Kristina De Paris, PhD
Our research focuses on host-pathogen interactions in HIV-1 infection. The long-term goal of our work is to prevent HIV-1 transmission by breast-feeding. Towards this goal we are performing pathogenesis and vaccine studies in the infant macaque model of oral SIV infection. We are currently defining the earliest sites of virus entry and local host immune responses to guide us in our pediatric HIV-1 vaccine studies. Several questions are in the center of our studies. First, are oral or other mucosal routes of vaccine administration necessary to protect against oral HIV/SIV acquisition in infants? Can we exploit the intrinsic adjuvant activity of mycobacteria and develop a pediatric combination HIV-TB vaccine to protect against both HIV and TB infection? Could we prevent breast milk transmission of HIV-1 if we vaccinate both the pregnant mother and the baby by providing passive immunity to the infant when the immune system is still poorly functional and then by vaccinating the infant to develop protective anti-HIV immunity.
Realizing that pediatric vaccine design and implementation require a detailed understanding of immune development in infants, we are trying to understand how molecular mechanisms of immune signaling differ between human infants and adults and how these responses mature during the first year of life. This knowledge will be instrumental for further vaccine optimization.
The translational aspect of our research is fostered by the integration of our lab into the Center of AIDS Research.
K. Trott, J. Y. Chau, Hudgens, M.G., Fine, J., Mfalila, C.K., Tarara, R.P., Collins, W., Sullivan, J., Luckhart, S. and Abel, K. (2011): Evidence for an Increased Risk of SIV and Malaria Transmission in a Rhesus Macaque Co-Infection Model, J Virol, in press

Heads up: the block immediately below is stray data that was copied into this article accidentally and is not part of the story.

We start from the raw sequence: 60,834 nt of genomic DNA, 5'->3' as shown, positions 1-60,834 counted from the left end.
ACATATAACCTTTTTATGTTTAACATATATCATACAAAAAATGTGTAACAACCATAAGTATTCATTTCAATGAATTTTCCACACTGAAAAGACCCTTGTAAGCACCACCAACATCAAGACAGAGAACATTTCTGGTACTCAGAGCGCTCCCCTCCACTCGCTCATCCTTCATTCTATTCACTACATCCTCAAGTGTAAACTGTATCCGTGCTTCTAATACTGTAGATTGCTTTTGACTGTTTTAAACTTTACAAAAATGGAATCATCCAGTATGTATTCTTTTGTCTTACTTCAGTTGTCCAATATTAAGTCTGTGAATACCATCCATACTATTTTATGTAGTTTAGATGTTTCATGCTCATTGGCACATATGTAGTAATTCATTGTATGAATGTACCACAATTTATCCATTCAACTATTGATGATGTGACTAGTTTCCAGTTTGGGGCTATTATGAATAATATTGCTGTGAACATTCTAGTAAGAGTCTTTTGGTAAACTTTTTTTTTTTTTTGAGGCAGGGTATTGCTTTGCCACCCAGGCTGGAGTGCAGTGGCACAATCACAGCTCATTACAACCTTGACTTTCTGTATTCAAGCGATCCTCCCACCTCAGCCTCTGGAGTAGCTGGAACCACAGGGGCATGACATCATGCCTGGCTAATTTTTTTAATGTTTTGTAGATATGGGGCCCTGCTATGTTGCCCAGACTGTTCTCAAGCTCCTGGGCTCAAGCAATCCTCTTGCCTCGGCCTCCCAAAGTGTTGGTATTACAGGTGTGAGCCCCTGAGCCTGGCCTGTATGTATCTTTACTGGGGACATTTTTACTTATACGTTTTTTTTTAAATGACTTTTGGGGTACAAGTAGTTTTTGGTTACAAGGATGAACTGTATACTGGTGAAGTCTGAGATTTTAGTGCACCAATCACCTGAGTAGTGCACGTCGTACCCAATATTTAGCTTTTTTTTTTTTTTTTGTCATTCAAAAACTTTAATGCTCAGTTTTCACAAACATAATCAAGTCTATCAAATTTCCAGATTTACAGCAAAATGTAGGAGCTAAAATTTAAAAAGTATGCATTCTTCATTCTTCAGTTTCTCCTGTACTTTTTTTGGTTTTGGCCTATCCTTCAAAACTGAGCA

M.L. Marthas, Van Rompay, K.K.A., Abbott, Z., Earl, P., Buoconore-Buzelli, L., Moss, B., Rose, N.F., Rose, J.K., Kozlowski, P.A. and Abel, K. (2011): Partial efficacy of a VSV-SIV/MVA-SIV vaccine regimen against oral SIV challenge in infant macaques. Vaccine, 29: 3124-3137
K. Abel, Martinez, J.,Yue, Y., Lacey, S.F., Wang, Z., Strelow, L., Dasgupta, A., Li, Z., Schmidt, K.A., Oxford, K.L., Assaf, B., Longmate, J.A., Diamond, D.J., and Barry, P.A. (2011): Vaccine-Induced Control of Viral Shedding Following Rhesus Cytomegalovirus Challenge in Vaccinated Rhesus Macaques (2011). J Virol, 85:2875-90.
Van Rompay, K.K., Abel, K., Earl, P., Kozlowski, P. A., Easlick, J., Moore, J., Buonocore-Buzzelli, L., Schmidt, K., Wilson, R.L., Simon, I., Moss, B., Rose, N., Rose, J., Marthas, M.L. (2011): Immunogenicity of viral vector, prime-boost SIV vaccine regimens in infant rhesus macaques: attenuated vesicular stomatitis virus (VSV) and modified vaccinia Ankara (MVA) recombinant SIV vaccines compared to live-attenuated SIV (2010). Vaccine, 28:1481-1492.
J. Easlick, S. Lantz, R. Szubin, N. Baumgarth, and Abel, K (2010): The early interferon alpha subtype response in infant macaques infected orally with SIV. Journal of Acquired Immunodeficiency Syndrome, J. Acquir Immune Defic Syndr., 55:14-28
K. Abel. (2009): The rhesus macaque pediatric SIV infection model – a valuable tool in understanding HIV pathogenesis and for designing pediatric HIV-1 prevention strategies. Current HIV Research, 7:2-11
K. Abel, Yue Y., Strelow, L., Eberhardt, M. K. , Schmidt, K. A., Barry, P. A. (2008): A Heterologous DNA Prime/Protein Boost Immunization Strategy for Rhesus Cytomegalovirus Vaccine. Vaccine, 26:6013-25
*Hartigan-O’Connor, D., *K. Abel, J. M. McCune (2007): Suppression of SIV-specific CD4+T cells by infant but not adult macaque regulatory T cells: implications for SIV disease progression. J. Exp. Med., 11:2679-2692
Abel, K. Pahar, B., Van Rompay, K.K., Fritts, L., Sin, C., Schmidt, K., Colon, R., McChesney, M. Marthas, M. (2006): Rapid virus dissemination in infant macaques after oral SIV exposure in the presence of local innate immune responses. J. Virol., 80: 6357-6367
Wang, Y., K. Abel, K. Lantz, A.M. Krieg, M.-B. McChesney, C.J. Miller (2005). Intravaginally applied TLR7 or TLR9 agonists induce local production of antiviral cytokines and chemokines but do not prevent vaginal simian immunodeficiency virus transmission in rhesus macaques. J. Viorology, 79:14355-14370
Abel, K., D. Rocke, B. Chohan, L. Fritts, C.J. Miller (2005). The temporal and anatomic relationship between virus replication and cytokine gene expression after vaginal SIV infection. J. Viorology, 79:12164-12172